Today I went to two estate sales close to a set of bridges that are called several names – I-90 Bridges, Lake Washington Floating Bridges, Lacey V. Murrow Memorial Floating Bridge. This gate took me to a very eclectic sale and a gentleman who told me a few historical facts about the bridges. We had a good discussion about how the street he lived on used to be an entrance to the original tunnels & floating bridge. He told me that down at the end of the street were some old pieces of that bridge. So, I took my trusty camera with me & took some photos.
There is quite a bit of history about these bridges that date back almost 100 years when it was first conceived in the 1920s.. The first bridge was built & opened in 1940 and their portal into Seattle’s downtown was a pair of soft bore tunnels. They are called the Mt. Baker Tunnels after the neighborhood they go under. Here is a photo from the City of Seattle Photo vault showing them under construction.
The original bridge has been gone since it sunk dramatically in a 1990 storm. It was under repair and it took on water because of some mistakes made by the construction company. That bridge has been replaced and another built along side it. They also built another tunnel next to the twin tunnels. This was one of the final pieces of Interstate 90 that crosses the United States from sea to sea. I believe the last true link is in Wallace Idaho where a traffic light there was finally bypassed in 1991.
I have some connection to this bridge from in the early 1970s when my first husband, his brother and wife and I lived in an old house that was on the Mercer Island side of the bridge. It had been bought in preparation of the I-90 widening and finishing. However, due to litigation, the construction was delayed for years. So, we got to rent this lovely old gem.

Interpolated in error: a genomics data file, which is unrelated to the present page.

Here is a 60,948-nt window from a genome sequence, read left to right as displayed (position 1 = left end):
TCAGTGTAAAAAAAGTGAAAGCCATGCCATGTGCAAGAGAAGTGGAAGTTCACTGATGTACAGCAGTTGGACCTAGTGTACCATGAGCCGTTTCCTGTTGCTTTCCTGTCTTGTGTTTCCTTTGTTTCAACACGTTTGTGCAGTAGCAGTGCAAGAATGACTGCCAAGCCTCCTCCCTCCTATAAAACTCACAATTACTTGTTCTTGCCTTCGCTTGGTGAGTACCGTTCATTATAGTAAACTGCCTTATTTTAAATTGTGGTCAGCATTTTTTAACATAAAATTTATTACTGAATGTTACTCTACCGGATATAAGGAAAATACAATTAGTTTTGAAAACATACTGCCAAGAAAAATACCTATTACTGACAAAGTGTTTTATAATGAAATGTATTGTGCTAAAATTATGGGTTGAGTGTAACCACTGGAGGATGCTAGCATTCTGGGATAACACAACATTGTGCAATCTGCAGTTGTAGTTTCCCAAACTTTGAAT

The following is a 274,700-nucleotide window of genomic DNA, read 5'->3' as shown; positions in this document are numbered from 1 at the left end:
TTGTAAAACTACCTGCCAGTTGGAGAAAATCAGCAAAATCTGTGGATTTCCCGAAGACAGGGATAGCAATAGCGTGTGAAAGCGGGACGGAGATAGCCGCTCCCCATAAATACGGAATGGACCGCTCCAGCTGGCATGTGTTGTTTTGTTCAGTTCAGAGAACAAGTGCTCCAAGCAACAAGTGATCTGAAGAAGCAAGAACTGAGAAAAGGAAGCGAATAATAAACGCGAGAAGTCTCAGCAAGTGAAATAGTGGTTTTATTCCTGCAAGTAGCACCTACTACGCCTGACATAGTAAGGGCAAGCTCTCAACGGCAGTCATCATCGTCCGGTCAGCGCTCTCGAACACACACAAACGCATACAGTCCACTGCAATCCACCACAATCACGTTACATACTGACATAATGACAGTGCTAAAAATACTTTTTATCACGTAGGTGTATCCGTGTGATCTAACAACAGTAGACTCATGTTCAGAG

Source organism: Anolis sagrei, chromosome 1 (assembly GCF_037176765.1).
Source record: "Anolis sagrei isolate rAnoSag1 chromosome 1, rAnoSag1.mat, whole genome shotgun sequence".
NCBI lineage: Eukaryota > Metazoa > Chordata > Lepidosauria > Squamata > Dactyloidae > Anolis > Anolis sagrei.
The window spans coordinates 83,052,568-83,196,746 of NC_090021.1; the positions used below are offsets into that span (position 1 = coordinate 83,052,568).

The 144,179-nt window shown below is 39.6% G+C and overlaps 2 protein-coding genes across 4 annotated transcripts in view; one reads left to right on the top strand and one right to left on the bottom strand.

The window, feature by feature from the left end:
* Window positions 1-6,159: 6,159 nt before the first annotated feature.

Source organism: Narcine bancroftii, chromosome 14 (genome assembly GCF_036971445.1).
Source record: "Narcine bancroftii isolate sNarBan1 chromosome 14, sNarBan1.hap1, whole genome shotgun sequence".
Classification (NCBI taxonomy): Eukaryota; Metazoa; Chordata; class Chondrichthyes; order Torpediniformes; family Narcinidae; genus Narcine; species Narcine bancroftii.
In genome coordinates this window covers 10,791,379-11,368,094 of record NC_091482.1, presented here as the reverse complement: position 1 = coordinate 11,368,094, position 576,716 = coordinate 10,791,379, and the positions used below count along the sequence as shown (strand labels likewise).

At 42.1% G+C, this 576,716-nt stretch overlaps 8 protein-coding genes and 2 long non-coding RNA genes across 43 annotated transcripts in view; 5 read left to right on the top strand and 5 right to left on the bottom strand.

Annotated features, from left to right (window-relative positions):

Two memories stand out the most. One was a wet slippery snow fall that hit Seattle. At that end of the bridge it rises up from the lake quite a bit. Remember it is a floating bridge resting down on the lake but had to have a normal bridge structure at each end. That was where people were getting stuck. This was the old 4 lane non-divided highway type of road. Not like today where we have freeway here. So, we went down on the bridge and started pushing cars up the grade. Never could do that today!!
The second was a terrible accident that happened at the bulge. The bulge was a curved area that allowed the bridge to open for boat traffic. The new bridges do not have this ability but the old one did. The traffic not only was not divided but it went straight across the lake, then zagged to the right and zigged back to the left. Then it got straight again before it headed up to Mercer Island. This zigging & zagging caused accidents all the time. Lets face it the bridge was built in 1940 and traffic was certainly faster and heavier than then. Not sure why but we had walked down there. This one had a fatality. I think we went there first to see if we could help like in the snow storm. However, it was just so awful that 40 years later it is engraved in my brain.
On a lighter note this walk down memory lane also reminded me of some clothing I still have from an abandoned house above the twin tunnels. We were “junkers” and made our living gathering all the things others left behind or threw away. And believe me recycling was not a big thing even in the 70s. So, we did good & paid the bills. Plus our friends never wanted for baby clothing.
So, here are the photos I took today of this man-made wonder. Hope you enjoy this little bit of history.
Here is a postcard that I had in my collection. It shows how there is an entrance right after the tunnels that are to the left of this photo/painting by Aschel Curtis. Check out above how the railing on the right is still in the park I visited never moved.